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Sombra #1

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By Justin Jordan, Raul Trevino and Juan Useche

Wow, great start! 

Sombra (Spanish for Shadow) is an all-new four-part series by BOOM! Studios and issue #1 proves that the creative team of Justin Jordan, Raul Trevino and Juan Useche plan to give us a comprehensive and thrilling international cop drama. The introduction of backstory and characters is done so well that you get a taste for what to expect while being brought up to speed on what has previously transpired. First issues are as responsible for the story’s setup as they are for conveying the overall design, so we should take that to mean that Sombra is going to provide a great blend of drama and action without a dull moment.

Justin Jordan (Luther Strode) writes remarkably realistic dialogue with just the right amount of sensationalism you’d expect from this genre. These characters are so developed already and so on point without being overly-stereotypical that this comic book could just as easily be a film or television miniseries. At times it’s impressive to see how comics as a medium can out do the biggest budget special effects, but other times it’s a pleasant surprise to see how comics can match what’s done on film so perfectly. In this case, Sombra just may have the makings for an epic ongoing series, but we’ll have to get to issue #4 to see if it’s worthy of its own universe. No problem there because issue #2 can’t get here soon enough.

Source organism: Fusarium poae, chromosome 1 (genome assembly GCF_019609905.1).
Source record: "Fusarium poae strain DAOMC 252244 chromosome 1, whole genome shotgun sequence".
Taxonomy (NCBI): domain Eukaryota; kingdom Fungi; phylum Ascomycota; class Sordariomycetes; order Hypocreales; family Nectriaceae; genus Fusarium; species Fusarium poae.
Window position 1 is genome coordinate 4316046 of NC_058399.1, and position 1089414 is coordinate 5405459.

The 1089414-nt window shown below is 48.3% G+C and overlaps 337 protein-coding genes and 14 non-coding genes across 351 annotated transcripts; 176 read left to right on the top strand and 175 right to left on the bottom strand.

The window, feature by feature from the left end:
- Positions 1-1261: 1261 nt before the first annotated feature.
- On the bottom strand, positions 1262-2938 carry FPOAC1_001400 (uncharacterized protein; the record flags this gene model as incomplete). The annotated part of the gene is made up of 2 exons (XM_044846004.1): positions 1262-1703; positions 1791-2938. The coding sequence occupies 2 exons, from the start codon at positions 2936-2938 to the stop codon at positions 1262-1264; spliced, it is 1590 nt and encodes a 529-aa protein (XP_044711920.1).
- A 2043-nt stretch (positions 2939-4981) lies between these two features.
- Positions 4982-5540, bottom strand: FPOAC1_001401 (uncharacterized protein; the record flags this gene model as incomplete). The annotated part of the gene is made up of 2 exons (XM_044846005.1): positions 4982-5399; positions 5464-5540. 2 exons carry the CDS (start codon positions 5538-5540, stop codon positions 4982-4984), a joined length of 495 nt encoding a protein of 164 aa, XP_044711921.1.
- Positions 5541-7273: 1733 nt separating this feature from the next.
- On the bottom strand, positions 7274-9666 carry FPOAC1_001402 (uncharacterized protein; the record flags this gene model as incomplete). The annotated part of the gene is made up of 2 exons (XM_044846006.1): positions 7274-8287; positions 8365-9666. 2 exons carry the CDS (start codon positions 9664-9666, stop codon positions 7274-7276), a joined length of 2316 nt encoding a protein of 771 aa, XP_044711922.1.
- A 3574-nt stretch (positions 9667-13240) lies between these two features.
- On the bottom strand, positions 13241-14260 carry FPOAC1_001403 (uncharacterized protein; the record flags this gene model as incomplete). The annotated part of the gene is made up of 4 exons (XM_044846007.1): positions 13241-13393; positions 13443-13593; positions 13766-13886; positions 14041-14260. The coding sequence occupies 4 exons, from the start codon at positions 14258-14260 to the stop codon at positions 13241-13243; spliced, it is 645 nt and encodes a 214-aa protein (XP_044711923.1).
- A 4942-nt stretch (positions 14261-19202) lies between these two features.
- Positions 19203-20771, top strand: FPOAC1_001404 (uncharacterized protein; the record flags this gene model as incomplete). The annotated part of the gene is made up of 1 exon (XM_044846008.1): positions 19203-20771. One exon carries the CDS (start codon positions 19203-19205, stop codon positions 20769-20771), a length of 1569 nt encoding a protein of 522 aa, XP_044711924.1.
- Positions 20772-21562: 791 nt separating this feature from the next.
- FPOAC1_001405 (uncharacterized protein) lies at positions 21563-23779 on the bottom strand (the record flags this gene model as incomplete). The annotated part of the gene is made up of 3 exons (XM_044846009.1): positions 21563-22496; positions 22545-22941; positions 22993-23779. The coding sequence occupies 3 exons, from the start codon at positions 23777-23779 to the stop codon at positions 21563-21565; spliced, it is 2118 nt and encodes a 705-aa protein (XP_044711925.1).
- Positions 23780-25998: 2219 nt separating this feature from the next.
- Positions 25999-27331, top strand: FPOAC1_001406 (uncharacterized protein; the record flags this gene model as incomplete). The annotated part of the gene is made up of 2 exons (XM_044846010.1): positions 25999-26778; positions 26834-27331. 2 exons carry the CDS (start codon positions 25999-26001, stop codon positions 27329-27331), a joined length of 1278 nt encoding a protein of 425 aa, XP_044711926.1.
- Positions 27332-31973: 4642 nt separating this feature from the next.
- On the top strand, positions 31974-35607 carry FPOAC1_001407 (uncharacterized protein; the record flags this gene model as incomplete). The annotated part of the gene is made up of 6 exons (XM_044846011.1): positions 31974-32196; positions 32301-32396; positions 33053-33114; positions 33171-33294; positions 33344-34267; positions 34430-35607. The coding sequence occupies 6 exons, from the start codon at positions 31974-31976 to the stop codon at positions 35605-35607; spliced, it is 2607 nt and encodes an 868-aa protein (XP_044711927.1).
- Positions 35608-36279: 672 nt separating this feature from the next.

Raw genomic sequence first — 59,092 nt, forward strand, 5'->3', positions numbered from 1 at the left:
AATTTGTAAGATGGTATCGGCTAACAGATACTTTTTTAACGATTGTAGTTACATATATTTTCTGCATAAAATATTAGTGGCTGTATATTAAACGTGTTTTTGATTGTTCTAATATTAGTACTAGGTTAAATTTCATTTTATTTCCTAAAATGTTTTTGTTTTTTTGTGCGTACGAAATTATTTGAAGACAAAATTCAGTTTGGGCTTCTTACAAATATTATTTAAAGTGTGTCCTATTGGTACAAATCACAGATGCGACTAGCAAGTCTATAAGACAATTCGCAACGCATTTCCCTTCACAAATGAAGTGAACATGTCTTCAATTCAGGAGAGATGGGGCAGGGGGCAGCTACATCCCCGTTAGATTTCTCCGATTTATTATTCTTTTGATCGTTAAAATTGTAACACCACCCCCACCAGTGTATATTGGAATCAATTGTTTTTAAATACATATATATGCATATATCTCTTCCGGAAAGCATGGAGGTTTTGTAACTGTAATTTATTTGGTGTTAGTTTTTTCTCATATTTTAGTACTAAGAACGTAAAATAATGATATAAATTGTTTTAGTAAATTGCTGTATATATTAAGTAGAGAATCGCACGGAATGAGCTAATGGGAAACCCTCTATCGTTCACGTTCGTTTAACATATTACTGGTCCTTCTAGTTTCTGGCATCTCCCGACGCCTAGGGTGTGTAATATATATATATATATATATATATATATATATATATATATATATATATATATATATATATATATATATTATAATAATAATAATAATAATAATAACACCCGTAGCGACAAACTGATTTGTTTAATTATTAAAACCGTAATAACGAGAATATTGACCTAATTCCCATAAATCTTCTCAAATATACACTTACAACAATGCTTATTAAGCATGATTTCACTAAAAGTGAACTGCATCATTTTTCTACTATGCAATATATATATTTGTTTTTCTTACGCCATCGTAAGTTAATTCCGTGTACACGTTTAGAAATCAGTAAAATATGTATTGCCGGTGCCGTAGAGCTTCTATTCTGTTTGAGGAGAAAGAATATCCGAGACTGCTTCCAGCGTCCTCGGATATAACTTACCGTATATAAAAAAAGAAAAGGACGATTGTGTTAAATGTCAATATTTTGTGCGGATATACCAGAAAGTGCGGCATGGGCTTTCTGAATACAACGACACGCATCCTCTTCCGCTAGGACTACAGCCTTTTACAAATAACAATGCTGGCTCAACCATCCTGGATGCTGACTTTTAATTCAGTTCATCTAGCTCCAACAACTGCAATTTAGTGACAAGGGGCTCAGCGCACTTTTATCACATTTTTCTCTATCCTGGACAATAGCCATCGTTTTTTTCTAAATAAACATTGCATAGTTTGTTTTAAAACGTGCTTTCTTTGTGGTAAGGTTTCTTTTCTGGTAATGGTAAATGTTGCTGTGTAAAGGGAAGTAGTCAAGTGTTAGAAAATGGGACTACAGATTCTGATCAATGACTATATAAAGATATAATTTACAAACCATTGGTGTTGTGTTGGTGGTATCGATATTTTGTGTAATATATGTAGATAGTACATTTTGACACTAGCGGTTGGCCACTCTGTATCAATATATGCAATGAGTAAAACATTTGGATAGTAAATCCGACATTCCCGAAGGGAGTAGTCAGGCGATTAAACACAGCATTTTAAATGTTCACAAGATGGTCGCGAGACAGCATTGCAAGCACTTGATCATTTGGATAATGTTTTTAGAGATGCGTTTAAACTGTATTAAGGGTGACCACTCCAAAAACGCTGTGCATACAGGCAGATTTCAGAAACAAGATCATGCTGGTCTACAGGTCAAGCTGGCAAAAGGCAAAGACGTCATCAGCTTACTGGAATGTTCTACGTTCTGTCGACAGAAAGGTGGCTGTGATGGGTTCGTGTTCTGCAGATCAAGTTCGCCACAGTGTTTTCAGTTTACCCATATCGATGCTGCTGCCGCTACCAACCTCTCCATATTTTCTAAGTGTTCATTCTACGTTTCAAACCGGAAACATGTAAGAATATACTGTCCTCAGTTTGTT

Raul Trevino (Tinkers Trilogy) has a nice easy style, more manga than traditional American comic book, but it works very well when balanced with the story’s gritty circumstance. There are horrific scenes and cringe-worthy elements that are delivered more evenly than disturbingly and that is all due to the art style. At times Trevino’s pencils are looser as he simply indicates shape and form, but there’s no loss of information despite a lack of detail. He manages the same level of drama and dynamics as a superhero book, but without characters flying or shooting beams from their eyes. There is an absolute poetry in the way he draws and that’s one of the big grabs with this series, to the point where you could predict high praise for a long time to come.

Of course it’s the colors by Juan Useche that add a level of Zen to that poetic vibe as each scene dictates it’s own tone and mood. It would seem that violence could occur at any moment, as if shocking horror is just outside of the reader’s line of sight, and choosing the right colors for the right moments is a giant task. Useche doesn’t appear to be struggling with the challenge, and its textures and palettes like the ones in Sombra that make it work so well.

If you haven’t noticed yet, this is a five-star review for the first issue of a limited series. It’s a badass book. Comparisons could be made to other series in the genre such as Image’s The Cross Bronx, or even Ed Brubaker and Sean Phillips’ Criminal. There’s nothing here that you wouldn’t see in those examples except Sombra manages to keep a level of true realism within the boundaries of what a comic book should be. It doesn’t pay homage, capitalize on pulpy nostalgia or introduce any supernatural elements. There always seems to be a catch when a comic book sets out to do a dramatic crime story like this one, but Sombra comes across like a straightforward, yet highly entertaining, story. Grab this one. If you like anything about the subject of a female DEA agent in Mexico trying to solve the mystery of a legendary agent who also happens to be her father, then go to the comic shop and pick this book up. You’ll be glad you did.

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